August has arrived which means school has either started or is right around the corner. For familieswho are new in recovery, this can be very challenging. Some parents desperately want life to be “normal” and the newly sober young person is terrified by the idea of facing old friends and other social situations.These can be daunting circumstances for anyone to handle, much less someone trying to develop a whole new set of coping mechanisms. There is tremendous pressure on everyone. This is a good opportunity to take a longer view. Eventually the family will settle into this new way of life and everyone will be more secure. Facing a drug or alcohol abuse issue opens the door to having a healthier perspective and having a different set of priorities.
Recovery Is A Marathon
Long term recovery is contingent on an addict or alcoholic learning to live on life’s terms. This means reintegrating into “normal” life responsibilities. School, work, and healthy relationships are important for addicts and alcoholics in recovery. However, in order to have success the drug abuser must put “first things first.” This means that recovery has to be the top priority. Parents must remember that for an addict or alcoholic, drugs and alcohol are all encompassing. Substance abuse touches all areas of life. Gaining the maturity to make better life decisions takes time. Over the long haul, relationships within the family need to heal. School, work, and other important activities will fall into proper place in due time.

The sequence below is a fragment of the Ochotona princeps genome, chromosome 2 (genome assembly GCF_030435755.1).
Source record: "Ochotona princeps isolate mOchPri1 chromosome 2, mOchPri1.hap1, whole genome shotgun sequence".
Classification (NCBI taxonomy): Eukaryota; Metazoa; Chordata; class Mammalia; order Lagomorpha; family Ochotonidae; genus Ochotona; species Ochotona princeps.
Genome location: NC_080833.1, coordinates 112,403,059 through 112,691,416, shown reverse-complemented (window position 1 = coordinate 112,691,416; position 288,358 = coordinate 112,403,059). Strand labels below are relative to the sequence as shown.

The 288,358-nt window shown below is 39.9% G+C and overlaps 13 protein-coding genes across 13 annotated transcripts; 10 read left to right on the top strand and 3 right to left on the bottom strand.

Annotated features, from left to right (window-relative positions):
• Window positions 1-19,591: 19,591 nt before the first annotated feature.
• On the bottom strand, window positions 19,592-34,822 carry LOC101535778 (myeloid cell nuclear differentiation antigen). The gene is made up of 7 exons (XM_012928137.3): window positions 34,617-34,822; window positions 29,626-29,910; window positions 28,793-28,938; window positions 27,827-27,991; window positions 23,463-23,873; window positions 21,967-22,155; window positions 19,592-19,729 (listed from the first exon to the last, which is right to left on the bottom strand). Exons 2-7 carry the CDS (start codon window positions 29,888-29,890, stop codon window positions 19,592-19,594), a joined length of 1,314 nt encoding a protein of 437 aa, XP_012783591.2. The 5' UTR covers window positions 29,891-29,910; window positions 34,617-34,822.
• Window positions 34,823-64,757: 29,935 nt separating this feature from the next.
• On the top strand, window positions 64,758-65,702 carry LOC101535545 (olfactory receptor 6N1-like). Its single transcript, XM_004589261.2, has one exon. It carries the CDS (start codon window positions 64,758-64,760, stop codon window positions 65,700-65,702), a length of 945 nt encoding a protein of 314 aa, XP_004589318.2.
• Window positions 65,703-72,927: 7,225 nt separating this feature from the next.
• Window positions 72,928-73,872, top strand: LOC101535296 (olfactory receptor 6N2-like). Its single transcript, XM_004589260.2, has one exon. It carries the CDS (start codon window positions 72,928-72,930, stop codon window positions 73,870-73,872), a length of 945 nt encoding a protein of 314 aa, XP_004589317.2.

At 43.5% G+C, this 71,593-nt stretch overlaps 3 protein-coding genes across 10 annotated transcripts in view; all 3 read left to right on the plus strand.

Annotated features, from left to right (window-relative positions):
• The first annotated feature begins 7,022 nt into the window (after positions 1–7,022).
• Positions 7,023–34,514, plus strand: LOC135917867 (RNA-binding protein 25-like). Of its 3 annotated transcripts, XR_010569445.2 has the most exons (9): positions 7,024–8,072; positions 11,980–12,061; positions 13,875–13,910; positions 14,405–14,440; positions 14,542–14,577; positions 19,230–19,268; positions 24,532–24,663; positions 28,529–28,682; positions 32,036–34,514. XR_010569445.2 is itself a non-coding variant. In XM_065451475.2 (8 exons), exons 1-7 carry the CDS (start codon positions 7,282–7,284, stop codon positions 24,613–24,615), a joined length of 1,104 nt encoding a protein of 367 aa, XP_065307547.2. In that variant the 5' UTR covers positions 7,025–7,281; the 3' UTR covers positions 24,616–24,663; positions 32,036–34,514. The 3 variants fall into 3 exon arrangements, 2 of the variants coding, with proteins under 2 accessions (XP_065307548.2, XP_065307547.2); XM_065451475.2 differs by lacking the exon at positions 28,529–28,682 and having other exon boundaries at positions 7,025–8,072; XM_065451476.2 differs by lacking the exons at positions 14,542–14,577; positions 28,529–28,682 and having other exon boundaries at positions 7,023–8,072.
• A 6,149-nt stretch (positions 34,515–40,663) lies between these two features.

Some Simple Suggestions
Whether new to recovery or not, it is good to be reminded of some basic tools. Some examples include:
- Manage expectations. Everyone has expectations but it is vital to expect what a person is actually capable of doing
- Seek Outside Help. It is never a bad idea to seek advice from someone who isn’t involved in the family’s situation
- Stay On The Same Page A recovering addict needs stability. If there are conflicting messages this can lead to unnecessary insecurity
There are many other useful tools available. Finding the right support is a key element in recovery. Contact other parents or a counselor for suggestions.